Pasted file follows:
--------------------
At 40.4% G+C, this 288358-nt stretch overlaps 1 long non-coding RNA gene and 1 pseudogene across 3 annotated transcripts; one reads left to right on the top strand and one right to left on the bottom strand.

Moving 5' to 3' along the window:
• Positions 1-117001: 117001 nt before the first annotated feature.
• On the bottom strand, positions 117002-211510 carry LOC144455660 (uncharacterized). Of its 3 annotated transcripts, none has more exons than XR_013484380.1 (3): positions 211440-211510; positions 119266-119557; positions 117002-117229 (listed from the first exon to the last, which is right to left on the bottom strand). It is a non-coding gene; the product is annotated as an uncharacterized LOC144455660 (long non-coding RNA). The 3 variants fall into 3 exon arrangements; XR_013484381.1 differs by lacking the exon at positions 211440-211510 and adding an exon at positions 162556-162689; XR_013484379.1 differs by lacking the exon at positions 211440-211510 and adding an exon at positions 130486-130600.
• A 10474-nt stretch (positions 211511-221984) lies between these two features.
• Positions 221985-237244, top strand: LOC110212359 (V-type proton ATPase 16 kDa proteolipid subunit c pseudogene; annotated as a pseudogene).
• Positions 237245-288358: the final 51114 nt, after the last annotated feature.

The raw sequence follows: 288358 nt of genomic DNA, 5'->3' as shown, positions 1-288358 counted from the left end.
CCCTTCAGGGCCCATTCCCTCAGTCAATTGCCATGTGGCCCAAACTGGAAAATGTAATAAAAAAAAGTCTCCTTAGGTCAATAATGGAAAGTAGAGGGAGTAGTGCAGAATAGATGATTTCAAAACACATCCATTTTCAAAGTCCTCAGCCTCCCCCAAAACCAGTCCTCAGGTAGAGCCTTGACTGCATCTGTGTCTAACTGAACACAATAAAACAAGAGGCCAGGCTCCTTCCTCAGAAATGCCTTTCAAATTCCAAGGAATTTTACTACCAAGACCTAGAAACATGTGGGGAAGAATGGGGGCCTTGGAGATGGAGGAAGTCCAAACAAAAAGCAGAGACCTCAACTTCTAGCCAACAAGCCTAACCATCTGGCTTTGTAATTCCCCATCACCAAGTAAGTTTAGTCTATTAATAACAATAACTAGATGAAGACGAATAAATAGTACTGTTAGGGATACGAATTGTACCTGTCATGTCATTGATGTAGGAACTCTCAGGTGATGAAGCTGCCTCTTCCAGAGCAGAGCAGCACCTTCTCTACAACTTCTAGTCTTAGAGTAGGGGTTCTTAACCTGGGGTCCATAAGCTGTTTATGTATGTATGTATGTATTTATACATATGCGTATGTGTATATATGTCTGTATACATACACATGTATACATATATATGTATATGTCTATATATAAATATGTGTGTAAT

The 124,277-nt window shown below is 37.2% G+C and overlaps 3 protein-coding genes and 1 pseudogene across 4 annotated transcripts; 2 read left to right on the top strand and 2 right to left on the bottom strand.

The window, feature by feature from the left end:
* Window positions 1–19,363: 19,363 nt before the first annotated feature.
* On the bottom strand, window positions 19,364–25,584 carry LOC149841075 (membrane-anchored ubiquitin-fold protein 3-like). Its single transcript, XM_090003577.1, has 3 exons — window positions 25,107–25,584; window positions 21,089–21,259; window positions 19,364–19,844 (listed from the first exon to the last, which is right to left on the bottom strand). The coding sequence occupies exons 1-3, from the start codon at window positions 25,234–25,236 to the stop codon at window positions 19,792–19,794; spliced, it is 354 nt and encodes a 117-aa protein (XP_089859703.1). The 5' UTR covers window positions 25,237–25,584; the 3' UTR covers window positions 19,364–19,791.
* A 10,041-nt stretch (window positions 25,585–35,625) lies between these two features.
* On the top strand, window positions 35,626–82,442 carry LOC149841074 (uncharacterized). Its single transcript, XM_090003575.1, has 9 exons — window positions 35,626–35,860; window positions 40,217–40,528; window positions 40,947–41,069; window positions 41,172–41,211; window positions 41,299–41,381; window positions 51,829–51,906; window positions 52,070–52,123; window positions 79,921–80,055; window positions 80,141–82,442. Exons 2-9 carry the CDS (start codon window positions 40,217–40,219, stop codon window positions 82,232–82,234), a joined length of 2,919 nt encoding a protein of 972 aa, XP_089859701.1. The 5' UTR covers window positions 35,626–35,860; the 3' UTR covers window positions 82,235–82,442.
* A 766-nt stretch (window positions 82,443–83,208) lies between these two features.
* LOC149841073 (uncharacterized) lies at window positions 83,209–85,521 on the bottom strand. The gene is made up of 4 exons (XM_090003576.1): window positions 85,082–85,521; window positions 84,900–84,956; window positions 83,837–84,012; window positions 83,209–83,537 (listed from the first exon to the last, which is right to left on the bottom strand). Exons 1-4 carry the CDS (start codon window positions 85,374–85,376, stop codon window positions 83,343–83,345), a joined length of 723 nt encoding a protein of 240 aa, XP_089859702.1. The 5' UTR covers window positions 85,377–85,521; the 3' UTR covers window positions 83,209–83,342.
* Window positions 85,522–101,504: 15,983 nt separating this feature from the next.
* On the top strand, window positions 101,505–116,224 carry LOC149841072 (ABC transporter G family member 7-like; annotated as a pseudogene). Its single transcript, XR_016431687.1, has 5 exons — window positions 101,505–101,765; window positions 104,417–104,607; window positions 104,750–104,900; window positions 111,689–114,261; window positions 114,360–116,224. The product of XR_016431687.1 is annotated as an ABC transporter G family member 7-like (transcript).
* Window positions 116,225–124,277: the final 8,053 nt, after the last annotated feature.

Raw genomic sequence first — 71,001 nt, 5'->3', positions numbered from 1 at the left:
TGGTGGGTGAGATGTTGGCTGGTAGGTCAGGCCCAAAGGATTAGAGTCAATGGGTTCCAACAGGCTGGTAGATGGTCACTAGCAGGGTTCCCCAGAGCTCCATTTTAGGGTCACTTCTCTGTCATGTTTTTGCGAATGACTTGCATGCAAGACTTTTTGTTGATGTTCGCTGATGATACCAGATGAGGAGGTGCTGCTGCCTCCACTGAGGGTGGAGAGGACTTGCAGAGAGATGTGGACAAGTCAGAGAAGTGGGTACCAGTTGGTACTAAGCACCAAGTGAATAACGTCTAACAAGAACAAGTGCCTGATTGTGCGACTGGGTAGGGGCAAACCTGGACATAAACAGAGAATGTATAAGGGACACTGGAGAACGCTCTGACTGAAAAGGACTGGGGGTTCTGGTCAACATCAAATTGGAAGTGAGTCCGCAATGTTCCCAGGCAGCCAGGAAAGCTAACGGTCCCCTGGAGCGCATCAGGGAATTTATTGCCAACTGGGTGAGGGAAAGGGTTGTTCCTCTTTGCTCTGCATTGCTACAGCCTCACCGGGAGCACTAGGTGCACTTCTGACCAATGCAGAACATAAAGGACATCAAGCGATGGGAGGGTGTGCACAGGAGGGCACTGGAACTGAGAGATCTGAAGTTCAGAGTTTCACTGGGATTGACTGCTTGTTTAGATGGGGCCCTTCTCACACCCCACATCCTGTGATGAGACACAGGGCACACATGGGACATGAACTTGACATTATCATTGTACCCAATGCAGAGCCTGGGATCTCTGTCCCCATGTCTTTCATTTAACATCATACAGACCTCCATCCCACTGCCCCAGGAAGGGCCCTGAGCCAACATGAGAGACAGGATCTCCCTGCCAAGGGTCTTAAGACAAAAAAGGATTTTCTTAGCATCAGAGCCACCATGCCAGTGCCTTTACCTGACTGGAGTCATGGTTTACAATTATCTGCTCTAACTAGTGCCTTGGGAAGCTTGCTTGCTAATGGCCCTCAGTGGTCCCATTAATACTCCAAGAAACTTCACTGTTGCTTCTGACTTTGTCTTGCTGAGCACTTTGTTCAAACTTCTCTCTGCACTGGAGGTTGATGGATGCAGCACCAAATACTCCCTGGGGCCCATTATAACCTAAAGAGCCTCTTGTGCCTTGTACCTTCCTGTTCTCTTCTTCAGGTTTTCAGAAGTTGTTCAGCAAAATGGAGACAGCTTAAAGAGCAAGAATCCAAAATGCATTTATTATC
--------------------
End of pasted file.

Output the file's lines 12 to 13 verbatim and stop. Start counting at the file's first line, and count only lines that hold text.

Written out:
* Window positions 1–19,363: 19,363 nt before the first annotated feature.
* On the bottom strand, window positions 19,364–25,584 carry LOC149841075 (membrane-anchored ubiquitin-fold protein 3-like). Its single transcript, XM_090003577.1, has 3 exons — window positions 25,107–25,584; window positions 21,089–21,259; window positions 19,364–19,844 (listed from the first exon to the last, which is right to left on the bottom strand). The coding sequence occupies exons 1-3, from the start codon at window positions 25,234–25,236 to the stop codon at window positions 19,792–19,794; spliced, it is 354 nt and encodes a 117-aa protein (XP_089859703.1). The 5' UTR covers window positions 25,237–25,584; the 3' UTR covers window positions 19,364–19,791.